Less than 10 years ago a San Francisco start-up gave its first ride to the public. Eighteen short months later the business served multiple countries. About three years after that first ride, Uber had raised over $1 billion, and added both package and food delivery. Not long ago, Uber introduced Uber Bike. The sharing economy is thriving.
Ten years ago, a business transitioned from shipping DVDs to delivering streaming entertainment. The company began streaming its own content a mere five years ago as Netflix Originals. It’s business model no longer relies on the product of other entertainment companies. The user-controlled pull environment is thriving.
Between 2000 and 2015 print ad revenue fell over 60 percent. Thousands of local newspapers around the world have gone out of business. People seek immediate information, preferably both brief and electronic. Anyone reading this can publish or present video content. In-depth fact-checked reporting is now the purview of a very limited number of news organizations. The location-independence requirement is being met.
In under four years of existence, California manufacturer Carbon has developed 3D printing equipment and processing based on its CLIP technology. The result is a speed and capability that passes former 3D printing by leaps and bounds. Adidas support of the company is resulting in production of 100s of 1000s of 3D printed athletic shoes this year. Individualized value is being delivered.
What is the common thread in these disruptions to the taxi, car rental, entertainment, news and shoe manufacturing businesses?
Yes, of course it is technology! But it also socioeconomic and cultural factors, just like the first Industrial Revolution centuries ago. This time, Industry 4.0 as some call it, focuses on meeting expectations for location independence, customer-controlled pull, and individualized value. You may not like millennials, but every manufacturer has to understand what they value and provide that value and more.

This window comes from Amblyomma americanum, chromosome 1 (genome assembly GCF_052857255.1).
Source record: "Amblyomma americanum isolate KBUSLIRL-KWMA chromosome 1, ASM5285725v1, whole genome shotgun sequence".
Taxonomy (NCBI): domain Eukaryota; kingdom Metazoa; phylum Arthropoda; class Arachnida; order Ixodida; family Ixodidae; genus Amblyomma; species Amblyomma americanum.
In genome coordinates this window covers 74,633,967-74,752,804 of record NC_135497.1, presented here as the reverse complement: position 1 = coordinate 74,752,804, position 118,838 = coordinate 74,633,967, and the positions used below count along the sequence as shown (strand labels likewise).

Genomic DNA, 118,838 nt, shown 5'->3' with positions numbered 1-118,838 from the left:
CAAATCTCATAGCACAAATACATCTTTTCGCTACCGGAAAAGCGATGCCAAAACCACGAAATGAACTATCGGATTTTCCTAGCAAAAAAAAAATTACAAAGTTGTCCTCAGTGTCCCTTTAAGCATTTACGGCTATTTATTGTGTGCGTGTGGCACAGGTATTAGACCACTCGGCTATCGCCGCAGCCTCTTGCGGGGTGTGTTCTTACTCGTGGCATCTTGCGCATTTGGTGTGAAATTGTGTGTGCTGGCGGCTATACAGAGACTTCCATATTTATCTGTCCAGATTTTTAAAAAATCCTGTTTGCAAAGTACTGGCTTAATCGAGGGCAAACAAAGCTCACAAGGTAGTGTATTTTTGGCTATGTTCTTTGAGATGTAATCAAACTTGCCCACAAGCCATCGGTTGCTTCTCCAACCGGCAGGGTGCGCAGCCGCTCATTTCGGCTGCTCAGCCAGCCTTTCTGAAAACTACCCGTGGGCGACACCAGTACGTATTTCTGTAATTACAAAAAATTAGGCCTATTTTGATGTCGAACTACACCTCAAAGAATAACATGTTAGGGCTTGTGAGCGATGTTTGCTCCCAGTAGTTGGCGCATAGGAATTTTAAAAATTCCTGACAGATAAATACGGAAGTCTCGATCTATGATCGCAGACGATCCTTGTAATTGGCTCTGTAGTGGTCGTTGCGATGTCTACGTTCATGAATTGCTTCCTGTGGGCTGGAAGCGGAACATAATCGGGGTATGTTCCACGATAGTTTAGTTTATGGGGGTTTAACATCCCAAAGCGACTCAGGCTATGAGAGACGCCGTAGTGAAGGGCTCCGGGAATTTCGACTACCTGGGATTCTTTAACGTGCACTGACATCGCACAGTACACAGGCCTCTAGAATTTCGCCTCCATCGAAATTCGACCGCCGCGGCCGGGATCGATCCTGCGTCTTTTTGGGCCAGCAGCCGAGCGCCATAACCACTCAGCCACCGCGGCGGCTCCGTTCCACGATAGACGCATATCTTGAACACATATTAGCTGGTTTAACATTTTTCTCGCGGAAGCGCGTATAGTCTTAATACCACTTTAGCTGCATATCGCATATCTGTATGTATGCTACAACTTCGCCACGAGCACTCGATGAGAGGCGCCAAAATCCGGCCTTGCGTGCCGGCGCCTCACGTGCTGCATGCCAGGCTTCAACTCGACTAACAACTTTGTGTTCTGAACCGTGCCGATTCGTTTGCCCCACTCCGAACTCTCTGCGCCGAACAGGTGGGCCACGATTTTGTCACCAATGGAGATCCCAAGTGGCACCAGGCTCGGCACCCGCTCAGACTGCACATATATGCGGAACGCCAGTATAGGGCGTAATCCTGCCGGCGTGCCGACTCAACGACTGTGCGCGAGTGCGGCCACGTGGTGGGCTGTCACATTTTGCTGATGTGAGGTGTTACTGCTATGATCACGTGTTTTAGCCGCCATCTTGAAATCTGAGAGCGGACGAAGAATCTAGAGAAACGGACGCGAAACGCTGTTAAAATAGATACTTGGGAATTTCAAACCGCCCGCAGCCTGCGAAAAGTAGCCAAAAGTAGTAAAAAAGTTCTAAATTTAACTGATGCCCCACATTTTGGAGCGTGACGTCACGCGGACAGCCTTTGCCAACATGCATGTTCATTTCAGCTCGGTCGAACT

Technology is the great enabler as expectations and possibilities transform. Just as before, technological advances include new materials, new energy sources, and new production equipment and processes. And new business models. Product as a service continues to expand. Drive Options in Cleveland, OH means you don’t need to choose one car to own; you can pick the one you want to drive each day!
Of my opening examples of Uber, Netflix, news media and Carbon, only Carbon developed new technology; the rest leveraged new but existing technology to create a future that they could envision but others couldn’t.
Just because your company has been successful for 10, 20 or 100 years doesn’t mean you can bury your head in the sand. Profitable manufacturing will require extensive leveraging of technology soon. Within five years there will be no leaders of manufacturing businesses who are uninformed of significant technology concepts.
Does that mean replace people with equipment? Not to anyone who understands how to leverage technology successfully. Those who see lean and technology as cost reduction methodologies miss the potential of both.
Early on in learning about lean and TPS, I heard about “dog work.” It’s the work that is so mindless no human should do it. Seems like a good opportunity to either eliminate work or automate it. People shouldn’t be asked to do unsafe work. Again, opportunities to eliminate, change, or automate work.
Lean, or the thinking system of TPS/TBS, is insufficient without wise integration of data and technology. Respect for people, the underpinning, implies eliminate or automate work not fit for humans. It also means use data and technology to make human work easier to accomplish well.
It is NOT about the technology. It’s about the benefits your constituencies gain when you leverage the technology.
As published in AME’s Target Online